Dazed & Deluged in Doi Saket

     After four days spent zipping around Chiang Mai on motorbikes, feasting on fantastical amounts of Thai food (Pad Thai and Pad See Ew at least once a day), and experiencing pure bliss at Doi Inthanon Elephant Sanctuary, it was time to say goodbye to the Viva Chiang Mai Treehouse compound and head to a "suburb" of Chiang Mai, Doi Saket. Located about 45 minutes away tucked against the Thai hillsides and surrounded by rice fields, Doi Saket was a genuine getaway. It was peaceful, quiet, and utterly enchanting. 
    Days in Chiang Mai were busy and full whereas days in Doi Saket were relaxing and melancholy. A private villa complete with a cook, pool, and view overlooking the rice fields and Thai hillsides was all our own thanks to tourist desertion during monsoon season; even a palatial estate was affordable for backpackers.

Our first day at the Rice & Zen Boutique in Doi Saket Raphael and I were greeted by a tropical monsoon of epic proportions. Booming thunder, flashing lightning, and pouring rain were in store for us overlooking Doi Saket's rice fields and the rolling hills beyond. The villa--normally running at capacity with 10-12 guests--was all ours thanks to monsoon season's effect on tourism. Divine providence or fate? Ah, who gives a shit, we were going to soak up (literally) every second of our stay at the "private" villa.
     Under the falling rain, we splashed around in the pool lounging in admiration of the mercurial monsoon weather. Earlier that day we'd ridden our motorcycles out to Doi Saket under the blazing Thai sunshine, and after we'd arrived the sun decided to hide behind the cover of the rainclouds. After unpacking, we decided to splash down in the villa pool and stepped outside only to be greeted by a booming thunderstorm rolling over the Thai hills not too far away. It certainly checks out why the villa was empty. Monsoon scene was as mercurial as it gets, from sunshine and cloudless skies to rolling thunderstorms in a manner of minutes. It was incredibly awe-inspiring, unlike anything we'd experienced at home in California, home to cloudless and sunlit skies. The background setting to this all was as lush as it gets; rice patties stretching off into the distant, dense hills, hills shrouding the wild Thai jungle.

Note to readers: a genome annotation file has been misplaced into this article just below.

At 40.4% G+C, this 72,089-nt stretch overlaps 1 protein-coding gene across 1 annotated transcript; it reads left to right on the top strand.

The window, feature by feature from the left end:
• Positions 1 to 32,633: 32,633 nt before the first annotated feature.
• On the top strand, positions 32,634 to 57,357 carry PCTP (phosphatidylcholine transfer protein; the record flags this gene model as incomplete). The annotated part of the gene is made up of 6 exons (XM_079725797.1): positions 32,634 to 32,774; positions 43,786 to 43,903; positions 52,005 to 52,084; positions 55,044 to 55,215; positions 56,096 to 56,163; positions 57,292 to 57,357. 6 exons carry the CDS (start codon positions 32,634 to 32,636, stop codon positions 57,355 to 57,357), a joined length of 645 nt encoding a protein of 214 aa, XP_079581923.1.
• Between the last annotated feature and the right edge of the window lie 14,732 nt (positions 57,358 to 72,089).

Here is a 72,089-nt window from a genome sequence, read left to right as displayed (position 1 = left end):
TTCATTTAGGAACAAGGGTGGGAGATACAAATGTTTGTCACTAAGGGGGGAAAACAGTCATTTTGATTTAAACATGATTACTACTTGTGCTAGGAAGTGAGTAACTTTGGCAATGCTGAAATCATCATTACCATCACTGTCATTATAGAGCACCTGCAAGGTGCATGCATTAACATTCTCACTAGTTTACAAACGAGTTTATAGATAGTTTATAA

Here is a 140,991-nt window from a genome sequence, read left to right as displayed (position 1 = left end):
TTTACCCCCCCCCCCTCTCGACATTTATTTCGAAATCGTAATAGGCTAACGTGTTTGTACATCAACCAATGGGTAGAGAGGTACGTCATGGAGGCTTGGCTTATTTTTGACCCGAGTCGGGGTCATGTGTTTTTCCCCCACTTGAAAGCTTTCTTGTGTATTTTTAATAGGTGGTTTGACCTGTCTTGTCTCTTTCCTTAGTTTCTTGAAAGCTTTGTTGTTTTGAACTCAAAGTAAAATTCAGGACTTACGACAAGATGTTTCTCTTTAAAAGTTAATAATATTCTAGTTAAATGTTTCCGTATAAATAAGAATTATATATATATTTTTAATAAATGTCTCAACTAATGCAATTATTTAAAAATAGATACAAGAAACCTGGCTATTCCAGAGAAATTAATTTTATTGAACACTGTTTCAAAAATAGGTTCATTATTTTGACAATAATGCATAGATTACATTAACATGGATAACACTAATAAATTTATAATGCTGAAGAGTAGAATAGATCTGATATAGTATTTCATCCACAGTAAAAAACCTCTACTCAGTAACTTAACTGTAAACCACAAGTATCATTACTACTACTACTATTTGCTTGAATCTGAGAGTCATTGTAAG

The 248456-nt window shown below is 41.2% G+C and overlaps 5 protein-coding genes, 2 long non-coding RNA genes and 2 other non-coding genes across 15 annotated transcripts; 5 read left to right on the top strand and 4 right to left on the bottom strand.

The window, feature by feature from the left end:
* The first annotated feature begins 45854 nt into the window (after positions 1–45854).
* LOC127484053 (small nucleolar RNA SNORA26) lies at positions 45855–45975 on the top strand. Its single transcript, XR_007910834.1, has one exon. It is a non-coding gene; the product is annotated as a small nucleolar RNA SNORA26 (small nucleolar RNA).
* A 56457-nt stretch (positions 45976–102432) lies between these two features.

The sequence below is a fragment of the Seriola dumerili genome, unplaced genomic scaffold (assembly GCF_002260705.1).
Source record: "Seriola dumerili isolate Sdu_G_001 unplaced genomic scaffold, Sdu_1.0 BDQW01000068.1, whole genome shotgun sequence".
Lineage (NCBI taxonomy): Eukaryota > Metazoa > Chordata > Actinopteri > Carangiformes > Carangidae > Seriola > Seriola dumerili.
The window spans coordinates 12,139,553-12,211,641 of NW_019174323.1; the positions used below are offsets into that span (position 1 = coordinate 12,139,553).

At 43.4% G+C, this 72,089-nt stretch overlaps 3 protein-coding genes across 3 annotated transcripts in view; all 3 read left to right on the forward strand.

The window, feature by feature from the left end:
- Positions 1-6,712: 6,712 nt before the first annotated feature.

The rest of the day I spent comfortably in a silky blue bathrobe, lounging on a chaise-lounge outside, but not in the rain, leisurely journaling the details about my time at Doi Inthanon elephant sanctuary, ongoings in Old Town Chiang Mai, and my inner monologues all the while—a full day of decompression.

     The next day started magically. I was refreshed and relaxed--the last time I truly felt as such was after Raphael and I visited an onsen, a Japanese bath house, in Kobe--and roamed towards the main house. Outside on the deck sat Michael, the host and owner of the Rice & Zen Boutique, sipping a coffee and beaming as he admired the view. "Good morning Damien! How are you this fine and not so rainy morning?!" he jovially stated. I told him exactly what I just told you: I felt reborn, hadn't felt this reinvigorated since the onsen in Kobe. "Well" he continued, "are you hungry? Maya (the villa chef) is up and would love to prepare you and Raphael a breakfast, cooked to order, if you like." 
This can't be real life. How the hell could I wake up in Chiang Mai Thailand, in a villa, with a stunning panoramic view of the lush rice fields and rolling hills, with a free made-to-order breakfast, and I'm here with my brother? 
If I was blown away then, I was at a loss of words when the breakfast arrived. Gourmet applewood smoked bacon, scrambled eggs, endless coffee, and an assortment of local tropical fruits: papaya, mango, lychee, and pitaya.  I must be in a lucid dream. After breakfast the day continued the upward climb. Thai massages, a lunchtime gorge, motorcycle rides around the roads through the rice fields, and plenty of lounging by the pool spilling my secrets and musings into my journal.

     The next morning we took off early for our flight to Luang Prabang, Laos, but not before we indulged in another hedonistic gorge of chef Maya's insanely delicious breakfast. More eggs, bacon, fresh fruit, and even some patongo--Thai donuts. Hot damn this was the life! Why were we leaving?